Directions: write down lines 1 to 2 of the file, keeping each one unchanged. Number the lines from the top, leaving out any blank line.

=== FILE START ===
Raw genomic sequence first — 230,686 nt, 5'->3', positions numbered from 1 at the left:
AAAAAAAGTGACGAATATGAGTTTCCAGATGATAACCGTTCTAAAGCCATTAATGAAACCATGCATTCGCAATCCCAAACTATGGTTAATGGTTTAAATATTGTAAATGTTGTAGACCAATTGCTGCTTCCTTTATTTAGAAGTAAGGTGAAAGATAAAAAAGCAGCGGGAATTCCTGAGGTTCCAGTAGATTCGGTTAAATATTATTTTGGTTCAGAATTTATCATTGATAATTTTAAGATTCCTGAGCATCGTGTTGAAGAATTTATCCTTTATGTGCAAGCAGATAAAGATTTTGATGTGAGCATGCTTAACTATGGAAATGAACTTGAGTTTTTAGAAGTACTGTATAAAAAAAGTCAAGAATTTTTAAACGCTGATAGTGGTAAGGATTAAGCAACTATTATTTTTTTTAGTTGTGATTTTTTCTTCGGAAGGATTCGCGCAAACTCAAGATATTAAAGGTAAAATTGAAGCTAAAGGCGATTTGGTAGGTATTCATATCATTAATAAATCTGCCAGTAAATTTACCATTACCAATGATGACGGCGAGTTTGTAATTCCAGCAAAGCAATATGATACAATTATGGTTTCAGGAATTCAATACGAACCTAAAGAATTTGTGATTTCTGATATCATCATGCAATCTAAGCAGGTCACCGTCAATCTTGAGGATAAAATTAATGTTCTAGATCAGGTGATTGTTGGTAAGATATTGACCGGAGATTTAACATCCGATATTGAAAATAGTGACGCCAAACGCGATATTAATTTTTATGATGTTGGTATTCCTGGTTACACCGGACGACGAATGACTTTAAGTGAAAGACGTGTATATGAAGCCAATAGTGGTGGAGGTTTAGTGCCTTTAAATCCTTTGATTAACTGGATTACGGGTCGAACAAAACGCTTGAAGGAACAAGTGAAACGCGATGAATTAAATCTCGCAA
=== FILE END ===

Raw genomic sequence first — 230,686 nt, 5'->3', positions numbered from 1 at the left:
AAAAAAAGTGACGAATATGAGTTTCCAGATGATAACCGTTCTAAAGCCATTAATGAAACCATGCATTCGCAATCCCAAACTATGGTTAATGGTTTAAATATTGTAAATGTTGTAGACCAATTGCTGCTTCCTTTATTTAGAAGTAAGGTGAAAGATAAAAAAGCAGCGGGAATTCCTGAGGTTCCAGTAGATTCGGTTAAATATTATTTTGGTTCAGAATTTATCATTGATAATTTTAAGATTCCTGAGCATCGTGTTGAAGAATTTATCCTTTATGTGCAAGCAGATAAAGATTTTGATGTGAGCATGCTTAACTATGGAAATGAACTTGAGTTTTTAGAAGTACTGTATAAAAAAAGTCAAGAATTTTTAAACGCTGATAGTGGTAAGGATTAAGCAACTATTATTTTTTTTAGTTGTGATTTTTTCTTCGGAAGGATTCGCGCAAACTCAAGATATTAAAGGTAAAATTGAAGCTAAAGGCGATTTGGTAGGTATTCATATCATTAATAAATCTGCCAGTAAATTTACCATTACCAATGATGACGGCGAGTTTGTAATTCCAGCAAAGCAATATGATACAATTATGGTTTCAGGAATTCAATACGAACCTAAAGAATTTGTGATTTCTGATATCATCATGCAATCTAAGCAGGTCACCGTCAATCTTGAGGATAAAATTAATGTTCTAGATCAGGTGATTGTTGGTAAGATATTGACCGGAGATTTAACATCCGATATTGAAAATAGTGACGCCAAACGCGATATTAATTTTTATGATGTTGGTATTCCTGGTTACACCGGACGACGAATGACTTTAAGTGAAAGACGTGTATATGAAGCCAATAGTGGTGGAGGTTTAGTGCCTTTAAATCCTTTGATTAACTGGATTACGGGTCGAACAAAACGCTTGAAGGAACAAGTGAAACGCGATGAATTAAATCTCGCAA